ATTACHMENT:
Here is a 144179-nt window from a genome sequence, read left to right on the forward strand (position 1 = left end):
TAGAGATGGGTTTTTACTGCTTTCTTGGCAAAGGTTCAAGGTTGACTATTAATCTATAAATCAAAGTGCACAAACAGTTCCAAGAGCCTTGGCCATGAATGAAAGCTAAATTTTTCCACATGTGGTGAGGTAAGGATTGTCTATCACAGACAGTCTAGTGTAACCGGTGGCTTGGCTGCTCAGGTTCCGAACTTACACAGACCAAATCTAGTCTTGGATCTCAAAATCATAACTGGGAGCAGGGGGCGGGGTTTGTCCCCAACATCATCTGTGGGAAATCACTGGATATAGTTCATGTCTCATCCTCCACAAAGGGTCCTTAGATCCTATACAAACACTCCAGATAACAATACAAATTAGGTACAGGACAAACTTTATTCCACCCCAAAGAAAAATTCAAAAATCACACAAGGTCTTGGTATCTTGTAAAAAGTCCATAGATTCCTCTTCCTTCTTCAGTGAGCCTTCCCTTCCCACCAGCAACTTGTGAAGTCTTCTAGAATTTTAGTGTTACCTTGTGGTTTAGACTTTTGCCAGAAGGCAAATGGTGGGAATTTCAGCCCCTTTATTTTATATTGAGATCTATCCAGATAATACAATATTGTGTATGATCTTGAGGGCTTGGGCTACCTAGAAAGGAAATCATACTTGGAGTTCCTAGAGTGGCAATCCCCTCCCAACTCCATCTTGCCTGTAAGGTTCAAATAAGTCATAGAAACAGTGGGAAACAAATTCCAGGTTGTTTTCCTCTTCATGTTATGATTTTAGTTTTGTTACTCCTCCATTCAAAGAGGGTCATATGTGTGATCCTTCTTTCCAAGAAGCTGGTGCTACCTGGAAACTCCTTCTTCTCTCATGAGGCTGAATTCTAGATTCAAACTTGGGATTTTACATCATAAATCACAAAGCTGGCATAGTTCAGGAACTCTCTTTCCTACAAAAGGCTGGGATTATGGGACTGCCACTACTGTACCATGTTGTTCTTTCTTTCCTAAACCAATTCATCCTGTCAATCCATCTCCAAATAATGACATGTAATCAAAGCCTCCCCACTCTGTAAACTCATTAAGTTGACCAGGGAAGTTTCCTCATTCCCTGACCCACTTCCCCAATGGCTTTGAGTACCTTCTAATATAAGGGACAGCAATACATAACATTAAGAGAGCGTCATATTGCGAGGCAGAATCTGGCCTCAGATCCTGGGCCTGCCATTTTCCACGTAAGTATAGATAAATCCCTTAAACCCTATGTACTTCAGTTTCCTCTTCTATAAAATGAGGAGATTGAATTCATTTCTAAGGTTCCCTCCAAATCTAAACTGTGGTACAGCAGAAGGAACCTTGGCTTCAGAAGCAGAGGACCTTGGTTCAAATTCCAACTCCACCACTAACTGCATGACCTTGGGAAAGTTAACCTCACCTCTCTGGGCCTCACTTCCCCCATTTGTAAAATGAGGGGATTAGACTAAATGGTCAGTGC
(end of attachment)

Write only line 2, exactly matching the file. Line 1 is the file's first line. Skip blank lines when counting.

TAGAGATGGGTTTTTACTGCTTTCTTGGCAAAGGTTCAAGGTTGACTATTAATCTATAAATCAAAGTGCACAAACAGTTCCAAGAGCCTTGGCCATGAATGAAAGCTAAATTTTTCCACATGTGGTGAGGTAAGGATTGTCTATCACAGACAGTCTAGTGTAACCGGTGGCTTGGCTGCTCAGGTTCCGAACTTACACAGACCAAATCTAGTCTTGGATCTCAAAATCATAACTGGGAGCAGGGGGCGGGGTTTGTCCCCAACATCATCTGTGGGAAATCACTGGATATAGTTCATGTCTCATCCTCCACAAAGGGTCCTTAGATCCTATACAAACACTCCAGATAACAATACAAATTAGGTACAGGACAAACTTTATTCCACCCCAAAGAAAAATTCAAAAATCACACAAGGTCTTGGTATCTTGTAAAAAGTCCATAGATTCCTCTTCCTTCTTCAGTGAGCCTTCCCTTCCCACCAGCAACTTGTGAAGTCTTCTAGAATTTTAGTGTTACCTTGTGGTTTAGACTTTTGCCAGAAGGCAAATGGTGGGAATTTCAGCCCCTTTATTTTATATTGAGATCTATCCAGATAATACAATATTGTGTATGATCTTGAGGGCTTGGGCTACCTAGAAAGGAAATCATACTTGGAGTTCCTAGAGTGGCAATCCCCTCCCAACTCCATCTTGCCTGTAAGGTTCAAATAAGTCATAGAAACAGTGGGAAACAAATTCCAGGTTGTTTTCCTCTTCATGTTATGATTTTAGTTTTGTTACTCCTCCATTCAAAGAGGGTCATATGTGTGATCCTTCTTTCCAAGAAGCTGGTGCTACCTGGAAACTCCTTCTTCTCTCATGAGGCTGAATTCTAGATTCAAACTTGGGATTTTACATCATAAATCACAAAGCTGGCATAGTTCAGGAACTCTCTTTCCTACAAAAGGCTGGGATTATGGGACTGCCACTACTGTACCATGTTGTTCTTTCTTTCCTAAACCAATTCATCCTGTCAATCCATCTCCAAATAATGACATGTAATCAAAGCCTCCCCACTCTGTAAACTCATTAAGTTGACCAGGGAAGTTTCCTCATTCCCTGACCCACTTCCCCAATGGCTTTGAGTACCTTCTAATATAAGGGACAGCAATACATAACATTAAGAGAGCGTCATATTGCGAGGCAGAATCTGGCCTCAGATCCTGGGCCTGCCATTTTCCACGTAAGTATAGATAAATCCCTTAAACCCTATGTACTTCAGTTTCCTCTTCTATAAAATGAGGAGATTGAATTCATTTCTAAGGTTCCCTCCAAATCTAAACTGTGGTACAGCAGAAGGAACCTTGGCTTCAGAAGCAGAGGACCTTGGTTCAAATTCCAACTCCACCACTAACTGCATGACCTTGGGAAAGTTAACCTCACCTCTCTGGGCCTCACTTCCCCCATTTGTAAAATGAGGGGATTAGACTAAATGGTCAGTGC